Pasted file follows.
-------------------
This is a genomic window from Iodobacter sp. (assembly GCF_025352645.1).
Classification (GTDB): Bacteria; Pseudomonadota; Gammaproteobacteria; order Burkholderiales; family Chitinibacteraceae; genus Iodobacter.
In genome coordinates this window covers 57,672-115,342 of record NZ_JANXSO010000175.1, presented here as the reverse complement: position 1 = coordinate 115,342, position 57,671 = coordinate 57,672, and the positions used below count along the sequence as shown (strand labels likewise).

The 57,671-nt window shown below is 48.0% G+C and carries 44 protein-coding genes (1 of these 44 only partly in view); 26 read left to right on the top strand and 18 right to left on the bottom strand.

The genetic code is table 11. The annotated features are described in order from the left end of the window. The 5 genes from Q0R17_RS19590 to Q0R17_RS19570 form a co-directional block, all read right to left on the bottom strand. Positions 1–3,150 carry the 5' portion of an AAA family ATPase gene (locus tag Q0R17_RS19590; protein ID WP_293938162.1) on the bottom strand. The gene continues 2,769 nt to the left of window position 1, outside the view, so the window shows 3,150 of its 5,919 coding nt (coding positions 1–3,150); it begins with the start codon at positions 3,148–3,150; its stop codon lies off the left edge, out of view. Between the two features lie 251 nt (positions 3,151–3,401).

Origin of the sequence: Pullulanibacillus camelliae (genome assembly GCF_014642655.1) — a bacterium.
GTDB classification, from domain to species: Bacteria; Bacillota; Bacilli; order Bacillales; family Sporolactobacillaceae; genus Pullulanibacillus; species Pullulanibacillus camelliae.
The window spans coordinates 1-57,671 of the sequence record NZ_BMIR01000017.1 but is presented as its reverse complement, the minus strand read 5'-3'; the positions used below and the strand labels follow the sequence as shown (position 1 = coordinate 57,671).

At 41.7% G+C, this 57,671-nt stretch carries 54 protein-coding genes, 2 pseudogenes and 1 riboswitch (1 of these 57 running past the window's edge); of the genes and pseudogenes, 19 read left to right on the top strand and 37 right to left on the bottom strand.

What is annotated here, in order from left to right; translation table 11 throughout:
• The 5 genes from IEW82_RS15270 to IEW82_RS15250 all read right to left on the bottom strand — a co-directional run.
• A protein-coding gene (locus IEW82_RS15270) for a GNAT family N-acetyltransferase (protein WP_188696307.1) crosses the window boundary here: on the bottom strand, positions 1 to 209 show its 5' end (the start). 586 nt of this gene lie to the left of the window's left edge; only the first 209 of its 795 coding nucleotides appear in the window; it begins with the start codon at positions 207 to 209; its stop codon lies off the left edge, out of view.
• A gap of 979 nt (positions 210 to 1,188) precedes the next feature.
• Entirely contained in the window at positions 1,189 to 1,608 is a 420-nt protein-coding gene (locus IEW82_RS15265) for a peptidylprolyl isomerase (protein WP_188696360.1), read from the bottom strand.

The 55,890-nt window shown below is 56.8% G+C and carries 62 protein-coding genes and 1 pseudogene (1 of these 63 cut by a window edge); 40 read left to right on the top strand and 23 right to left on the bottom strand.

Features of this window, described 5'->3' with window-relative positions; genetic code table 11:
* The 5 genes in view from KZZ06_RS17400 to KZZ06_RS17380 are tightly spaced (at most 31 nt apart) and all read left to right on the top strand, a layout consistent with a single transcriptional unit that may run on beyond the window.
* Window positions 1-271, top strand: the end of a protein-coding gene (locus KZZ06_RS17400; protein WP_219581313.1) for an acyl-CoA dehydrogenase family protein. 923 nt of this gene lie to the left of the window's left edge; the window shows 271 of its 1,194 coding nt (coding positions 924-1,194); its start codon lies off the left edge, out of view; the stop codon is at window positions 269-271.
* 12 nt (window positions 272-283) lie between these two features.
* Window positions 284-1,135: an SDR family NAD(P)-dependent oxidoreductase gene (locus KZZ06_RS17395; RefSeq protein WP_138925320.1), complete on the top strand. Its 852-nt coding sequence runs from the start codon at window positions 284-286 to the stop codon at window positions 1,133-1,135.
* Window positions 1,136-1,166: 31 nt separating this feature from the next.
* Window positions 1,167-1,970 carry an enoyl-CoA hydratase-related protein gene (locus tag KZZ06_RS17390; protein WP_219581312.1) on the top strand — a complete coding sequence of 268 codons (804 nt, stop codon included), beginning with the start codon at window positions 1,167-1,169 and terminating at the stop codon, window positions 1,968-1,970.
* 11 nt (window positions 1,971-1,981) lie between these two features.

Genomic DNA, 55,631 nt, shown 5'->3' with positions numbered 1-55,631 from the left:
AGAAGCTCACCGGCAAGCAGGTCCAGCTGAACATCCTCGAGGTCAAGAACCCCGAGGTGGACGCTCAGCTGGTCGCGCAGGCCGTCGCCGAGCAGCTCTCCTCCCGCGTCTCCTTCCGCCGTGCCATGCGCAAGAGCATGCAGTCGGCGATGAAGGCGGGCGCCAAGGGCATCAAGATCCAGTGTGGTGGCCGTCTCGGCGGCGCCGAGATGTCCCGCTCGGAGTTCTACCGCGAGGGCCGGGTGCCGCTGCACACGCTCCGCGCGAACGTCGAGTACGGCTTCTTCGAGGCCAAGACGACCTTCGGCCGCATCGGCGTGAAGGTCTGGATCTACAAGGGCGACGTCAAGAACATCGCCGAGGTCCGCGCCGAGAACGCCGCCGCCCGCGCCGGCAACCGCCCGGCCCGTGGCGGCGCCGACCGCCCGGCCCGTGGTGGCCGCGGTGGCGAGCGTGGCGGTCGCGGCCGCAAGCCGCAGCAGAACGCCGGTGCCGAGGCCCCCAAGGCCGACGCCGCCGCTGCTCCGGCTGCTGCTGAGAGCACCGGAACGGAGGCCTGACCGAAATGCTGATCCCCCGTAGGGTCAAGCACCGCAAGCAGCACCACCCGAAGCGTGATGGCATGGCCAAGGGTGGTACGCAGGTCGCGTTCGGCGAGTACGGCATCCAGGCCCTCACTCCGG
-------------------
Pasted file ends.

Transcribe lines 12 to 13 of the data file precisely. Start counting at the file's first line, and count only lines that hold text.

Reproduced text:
• A protein-coding gene (locus IEW82_RS15270) for a GNAT family N-acetyltransferase (protein WP_188696307.1) crosses the window boundary here: on the bottom strand, positions 1 to 209 show its 5' end (the start). 586 nt of this gene lie to the left of the window's left edge; only the first 209 of its 795 coding nucleotides appear in the window; it begins with the start codon at positions 207 to 209; its stop codon lies off the left edge, out of view.
• A gap of 979 nt (positions 210 to 1,188) precedes the next feature.